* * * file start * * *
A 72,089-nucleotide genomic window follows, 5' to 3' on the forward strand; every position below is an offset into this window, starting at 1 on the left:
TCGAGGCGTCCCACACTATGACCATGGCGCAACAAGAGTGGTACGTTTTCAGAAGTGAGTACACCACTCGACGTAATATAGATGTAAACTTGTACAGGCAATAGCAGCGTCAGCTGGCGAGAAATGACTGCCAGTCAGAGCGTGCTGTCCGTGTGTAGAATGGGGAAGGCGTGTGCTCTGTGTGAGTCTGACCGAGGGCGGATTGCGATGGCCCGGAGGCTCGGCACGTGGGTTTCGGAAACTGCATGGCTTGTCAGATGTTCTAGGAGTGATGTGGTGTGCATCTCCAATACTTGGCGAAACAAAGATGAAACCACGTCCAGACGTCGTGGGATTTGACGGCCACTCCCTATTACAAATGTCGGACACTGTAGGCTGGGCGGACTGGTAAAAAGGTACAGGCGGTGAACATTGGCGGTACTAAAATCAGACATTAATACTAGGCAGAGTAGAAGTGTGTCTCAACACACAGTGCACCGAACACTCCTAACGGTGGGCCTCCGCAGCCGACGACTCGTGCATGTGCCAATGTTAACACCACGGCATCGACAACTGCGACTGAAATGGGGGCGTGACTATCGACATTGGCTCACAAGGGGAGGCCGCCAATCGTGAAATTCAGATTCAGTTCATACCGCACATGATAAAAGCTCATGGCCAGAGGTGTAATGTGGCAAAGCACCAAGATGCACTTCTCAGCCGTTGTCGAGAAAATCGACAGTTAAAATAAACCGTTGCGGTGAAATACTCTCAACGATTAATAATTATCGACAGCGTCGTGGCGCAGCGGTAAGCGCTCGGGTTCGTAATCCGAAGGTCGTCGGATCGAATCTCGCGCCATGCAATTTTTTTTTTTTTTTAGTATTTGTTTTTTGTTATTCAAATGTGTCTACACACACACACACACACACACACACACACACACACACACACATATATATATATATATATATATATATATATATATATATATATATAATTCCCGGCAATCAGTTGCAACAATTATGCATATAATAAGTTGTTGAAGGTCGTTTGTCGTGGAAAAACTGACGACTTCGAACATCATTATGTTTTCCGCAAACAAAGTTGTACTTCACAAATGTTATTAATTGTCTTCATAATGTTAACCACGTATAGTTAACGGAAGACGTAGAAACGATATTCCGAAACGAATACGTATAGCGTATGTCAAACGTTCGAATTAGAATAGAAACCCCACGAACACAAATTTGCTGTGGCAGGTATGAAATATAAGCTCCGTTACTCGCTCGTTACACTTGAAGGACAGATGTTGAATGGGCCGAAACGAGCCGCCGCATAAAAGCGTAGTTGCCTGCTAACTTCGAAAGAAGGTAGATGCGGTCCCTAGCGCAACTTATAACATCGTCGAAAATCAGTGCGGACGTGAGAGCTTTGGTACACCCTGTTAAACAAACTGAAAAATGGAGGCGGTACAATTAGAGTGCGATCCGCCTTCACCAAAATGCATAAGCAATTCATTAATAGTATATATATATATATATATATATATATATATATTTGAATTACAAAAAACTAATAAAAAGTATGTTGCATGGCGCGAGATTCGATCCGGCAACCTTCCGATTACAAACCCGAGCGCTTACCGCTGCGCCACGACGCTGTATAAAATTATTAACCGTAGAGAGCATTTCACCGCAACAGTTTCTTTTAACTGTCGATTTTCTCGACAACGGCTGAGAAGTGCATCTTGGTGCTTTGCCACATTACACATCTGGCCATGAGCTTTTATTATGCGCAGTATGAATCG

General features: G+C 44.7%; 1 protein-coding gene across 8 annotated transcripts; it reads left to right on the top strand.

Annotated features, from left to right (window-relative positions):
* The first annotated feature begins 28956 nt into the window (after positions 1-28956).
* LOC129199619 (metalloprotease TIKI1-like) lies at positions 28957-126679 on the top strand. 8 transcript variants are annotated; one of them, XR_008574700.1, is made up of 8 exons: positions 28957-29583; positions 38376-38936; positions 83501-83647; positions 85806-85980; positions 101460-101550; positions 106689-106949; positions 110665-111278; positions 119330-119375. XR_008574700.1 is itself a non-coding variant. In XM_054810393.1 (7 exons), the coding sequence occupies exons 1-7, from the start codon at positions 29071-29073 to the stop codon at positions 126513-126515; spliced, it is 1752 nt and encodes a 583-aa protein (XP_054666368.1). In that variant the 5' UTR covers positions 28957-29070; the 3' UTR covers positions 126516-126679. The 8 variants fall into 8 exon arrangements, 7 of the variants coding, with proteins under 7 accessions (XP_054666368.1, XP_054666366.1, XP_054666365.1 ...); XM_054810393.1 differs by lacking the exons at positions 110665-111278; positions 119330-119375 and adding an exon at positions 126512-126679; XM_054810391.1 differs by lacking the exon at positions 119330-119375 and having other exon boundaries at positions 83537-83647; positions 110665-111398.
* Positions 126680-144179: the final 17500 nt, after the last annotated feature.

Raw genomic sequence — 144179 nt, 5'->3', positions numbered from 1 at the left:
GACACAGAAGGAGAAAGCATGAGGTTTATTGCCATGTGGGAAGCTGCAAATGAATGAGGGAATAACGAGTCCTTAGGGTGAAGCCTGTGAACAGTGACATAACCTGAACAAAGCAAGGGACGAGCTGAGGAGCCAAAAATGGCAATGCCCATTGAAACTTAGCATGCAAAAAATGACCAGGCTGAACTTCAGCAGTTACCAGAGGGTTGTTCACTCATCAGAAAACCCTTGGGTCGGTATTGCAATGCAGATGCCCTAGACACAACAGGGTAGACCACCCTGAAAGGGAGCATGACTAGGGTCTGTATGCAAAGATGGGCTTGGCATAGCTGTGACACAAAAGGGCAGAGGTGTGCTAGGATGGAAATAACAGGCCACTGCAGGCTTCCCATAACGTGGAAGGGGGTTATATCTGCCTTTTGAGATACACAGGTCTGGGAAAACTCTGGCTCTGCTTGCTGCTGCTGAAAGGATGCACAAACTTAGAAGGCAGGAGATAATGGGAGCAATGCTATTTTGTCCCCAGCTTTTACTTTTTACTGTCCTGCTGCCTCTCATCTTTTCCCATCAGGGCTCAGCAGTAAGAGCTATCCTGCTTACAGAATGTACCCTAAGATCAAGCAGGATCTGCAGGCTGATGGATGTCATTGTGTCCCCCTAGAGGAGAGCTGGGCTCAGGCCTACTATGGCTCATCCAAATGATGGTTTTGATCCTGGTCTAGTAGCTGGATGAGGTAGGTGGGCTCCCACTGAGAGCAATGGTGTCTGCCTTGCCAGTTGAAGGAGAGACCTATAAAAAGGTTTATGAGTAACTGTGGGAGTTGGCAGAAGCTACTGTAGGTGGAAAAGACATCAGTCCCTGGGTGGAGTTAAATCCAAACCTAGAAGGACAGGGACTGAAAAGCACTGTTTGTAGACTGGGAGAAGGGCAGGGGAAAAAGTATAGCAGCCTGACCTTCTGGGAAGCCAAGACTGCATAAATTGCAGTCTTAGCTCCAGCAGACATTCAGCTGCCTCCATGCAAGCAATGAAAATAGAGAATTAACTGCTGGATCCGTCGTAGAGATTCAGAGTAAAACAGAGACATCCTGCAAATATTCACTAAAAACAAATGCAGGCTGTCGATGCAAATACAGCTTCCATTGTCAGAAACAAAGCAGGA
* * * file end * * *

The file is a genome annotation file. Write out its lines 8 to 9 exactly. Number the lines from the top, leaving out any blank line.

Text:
Raw genomic sequence — 144179 nt, 5'->3', positions numbered from 1 at the left:
GACACAGAAGGAGAAAGCATGAGGTTTATTGCCATGTGGGAAGCTGCAAATGAATGAGGGAATAACGAGTCCTTAGGGTGAAGCCTGTGAACAGTGACATAACCTGAACAAAGCAAGGGACGAGCTGAGGAGCCAAAAATGGCAATGCCCATTGAAACTTAGCATGCAAAAAATGACCAGGCTGAACTTCAGCAGTTACCAGAGGGTTGTTCACTCATCAGAAAACCCTTGGGTCGGTATTGCAATGCAGATGCCCTAGACACAACAGGGTAGACCACCCTGAAAGGGAGCATGACTAGGGTCTGTATGCAAAGATGGGCTTGGCATAGCTGTGACACAAAAGGGCAGAGGTGTGCTAGGATGGAAATAACAGGCCACTGCAGGCTTCCCATAACGTGGAAGGGGGTTATATCTGCCTTTTGAGATACACAGGTCTGGGAAAACTCTGGCTCTGCTTGCTGCTGCTGAAAGGATGCACAAACTTAGAAGGCAGGAGATAATGGGAGCAATGCTATTTTGTCCCCAGCTTTTACTTTTTACTGTCCTGCTGCCTCTCATCTTTTCCCATCAGGGCTCAGCAGTAAGAGCTATCCTGCTTACAGAATGTACCCTAAGATCAAGCAGGATCTGCAGGCTGATGGATGTCATTGTGTCCCCCTAGAGGAGAGCTGGGCTCAGGCCTACTATGGCTCATCCAAATGATGGTTTTGATCCTGGTCTAGTAGCTGGATGAGGTAGGTGGGCTCCCACTGAGAGCAATGGTGTCTGCCTTGCCAGTTGAAGGAGAGACCTATAAAAAGGTTTATGAGTAACTGTGGGAGTTGGCAGAAGCTACTGTAGGTGGAAAAGACATCAGTCCCTGGGTGGAGTTAAATCCAAACCTAGAAGGACAGGGACTGAAAAGCACTGTTTGTAGACTGGGAGAAGGGCAGGGGAAAAAGTATAGCAGCCTGACCTTCTGGGAAGCCAAGACTGCATAAATTGCAGTCTTAGCTCCAGCAGACATTCAGCTGCCTCCATGCAAGCAATGAAAATAGAGAATTAACTGCTGGATCCGTCGTAGAGATTCAGAGTAAAACAGAGACATCCTGCAAATATTCACTAAAAACAAATGCAGGCTGTCGATGCAAATACAGCTTCCATTGTCAGAAACAAAGCAGGA